Workplace Gender Equality Training
Businesses with diverse leadership teams generally do better in the marketplace—but even so, gender parity is still rare at the highest levels.
According to a global study which analyzed 21,980 firms in 91 countries, there is a positive correlation between the proportion of women in corporate leadership and firm profitability.
For profitable firms, a move from no female leaders to 30% representation is associated with a 15% increase in the net revenue margin. WOW. 
Why do women leaders elevate the bottom line?
Women are the customer; they control over 70% of consumer spending globally.
Women excel at communication, collaboration and motivating others.
Women are lifelong learners who continually focus on personal growth.
Every year, more and more women rise up through the corporate ranks or launch businesses of their own.
Every year, 2020 Women on Boards researches the gender composition of active companies on the Fortune 1000 and report their findings in the annual 2020 Gender Diversity Index (GDI). Their goal is 20% of women on boards by 2020. Their latest report (2016), revealed these key findings:
Women Gained 74 Board Seats in 2016. Women now hold 19.7% of board seats, an increase from 18.8% from 2015, and from 14.6% in 2011.
Companies Add Board Seats to Achieve Diversity: Of the 120 companies that added women, 70 (58%) did so by increasing the total number of board seats to accommodate a new woman appointee, without replacing men. This challenges the argument that boards need to wait for a man to step down in order to add a woman.
Look inside your organization and answer the following: How many women are employed? How many of those women are in top level/executive positions? Are women in equivalent roles to men paid equally? Be transparent about your desire to address these questions and then follow up with real, shared action.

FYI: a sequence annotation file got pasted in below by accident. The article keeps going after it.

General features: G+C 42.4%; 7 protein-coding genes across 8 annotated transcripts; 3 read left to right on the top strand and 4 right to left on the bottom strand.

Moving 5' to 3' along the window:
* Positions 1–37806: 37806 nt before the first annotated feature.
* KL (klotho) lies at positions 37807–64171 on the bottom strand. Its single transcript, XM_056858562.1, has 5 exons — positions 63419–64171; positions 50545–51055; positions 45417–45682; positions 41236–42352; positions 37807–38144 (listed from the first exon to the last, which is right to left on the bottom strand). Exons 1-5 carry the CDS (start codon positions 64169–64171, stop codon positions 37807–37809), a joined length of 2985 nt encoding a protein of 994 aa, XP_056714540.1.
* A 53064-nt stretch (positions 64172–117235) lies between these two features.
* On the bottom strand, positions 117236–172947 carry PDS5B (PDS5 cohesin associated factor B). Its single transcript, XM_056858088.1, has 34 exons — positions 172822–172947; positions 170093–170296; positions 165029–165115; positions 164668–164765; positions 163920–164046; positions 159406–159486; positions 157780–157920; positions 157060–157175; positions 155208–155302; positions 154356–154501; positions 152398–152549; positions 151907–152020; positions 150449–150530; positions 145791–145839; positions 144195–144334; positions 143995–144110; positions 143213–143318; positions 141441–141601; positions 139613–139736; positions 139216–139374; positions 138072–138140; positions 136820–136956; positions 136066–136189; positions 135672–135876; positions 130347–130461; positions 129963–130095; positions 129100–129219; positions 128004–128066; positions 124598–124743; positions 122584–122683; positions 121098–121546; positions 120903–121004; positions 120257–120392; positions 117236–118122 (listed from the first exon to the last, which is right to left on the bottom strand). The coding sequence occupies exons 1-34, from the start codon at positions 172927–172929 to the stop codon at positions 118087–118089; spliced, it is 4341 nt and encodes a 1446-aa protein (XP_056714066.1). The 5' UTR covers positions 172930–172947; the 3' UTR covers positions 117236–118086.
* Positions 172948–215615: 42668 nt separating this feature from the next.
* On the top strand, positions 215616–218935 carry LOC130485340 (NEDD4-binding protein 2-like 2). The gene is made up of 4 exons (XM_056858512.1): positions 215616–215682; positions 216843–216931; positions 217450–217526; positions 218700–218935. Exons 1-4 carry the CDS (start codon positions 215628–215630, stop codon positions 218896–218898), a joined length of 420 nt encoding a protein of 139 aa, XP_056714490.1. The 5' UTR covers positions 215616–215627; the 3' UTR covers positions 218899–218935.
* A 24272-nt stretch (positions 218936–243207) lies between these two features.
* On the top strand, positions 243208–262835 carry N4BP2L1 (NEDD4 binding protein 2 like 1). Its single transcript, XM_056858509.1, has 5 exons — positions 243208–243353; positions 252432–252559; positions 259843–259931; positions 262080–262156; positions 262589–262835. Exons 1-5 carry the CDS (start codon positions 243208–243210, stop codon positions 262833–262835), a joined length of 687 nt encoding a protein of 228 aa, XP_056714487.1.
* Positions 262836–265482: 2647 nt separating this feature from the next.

Part 1: Create a Harassment-Free Environment
- HOW TO IDENTIFY HARASSMENT:
- Myth: Only women are harassed and only men are sexual harassers.
- Fact: Anyone, regardless of gender, can be the victim of harassment or a harasser.
- Myth: Harassment requires touching.
- Fact: Sexual harassment does not need to have a physical component.
- Off-color jokes: Even though a person intends their conduct to be funny, it may still be offensive to others.
- Suggestive photos
- Inappropriate touching or staring
- Sexual overtures
- Promises of promotion or other benefits made to an employee by an employer or manager in return for sexual favors
- Threats of job loss if sexual favors are not granted
- HOW TO CREATE A HARASSMENT-FREE WORKPLACE:
- Intervene - Speak up and take action:
- Watch for the warning signs
- Material of a sexual nature found posted
- A department where swearing or sexually oriented language is regularly heard.
- A noticeable change in the behavior of an employee, including, but not limited to, tardiness, absenteeism and mood swings.
- An employee who avoids another employee, or shrinks from another employee’s physical proximity.
- When harassment is reported, BELIEVE the report and act immediately to address the issue. Refer to company policies.
- Establish a policy that strictly and specifically forbids any form of sexual harassment. Describe in detail the professional consequences that will result from harassment. Ensure that employees have a safe avenue for reporting such activity directly to the human resources department without fear of retribution.
Part 2: Evolve Beyond Gender Bias
- This training raises your level of awareness of discrimination and also gives you skills for re-negotiating bias
- EXAMPLE: A man discovers his ‘Invisible Advantage’ at work after he switches email signatures with a female colleague
- Women often feel as if their ideas are not heard at work.
- Men don’t see this because their ideas are always heard, even if their ideas are not always adopted
- An international survey of 240,000 workers from the Gender Intelligence Group shows that women feel professional exclusion in their workplaces, while men remain unaware that there’s a problem.
- If you think there isn’t a problem in your workplace, consider that victims of bias may not feel confident coming forward with complaints, especially if their professional input is already ignored.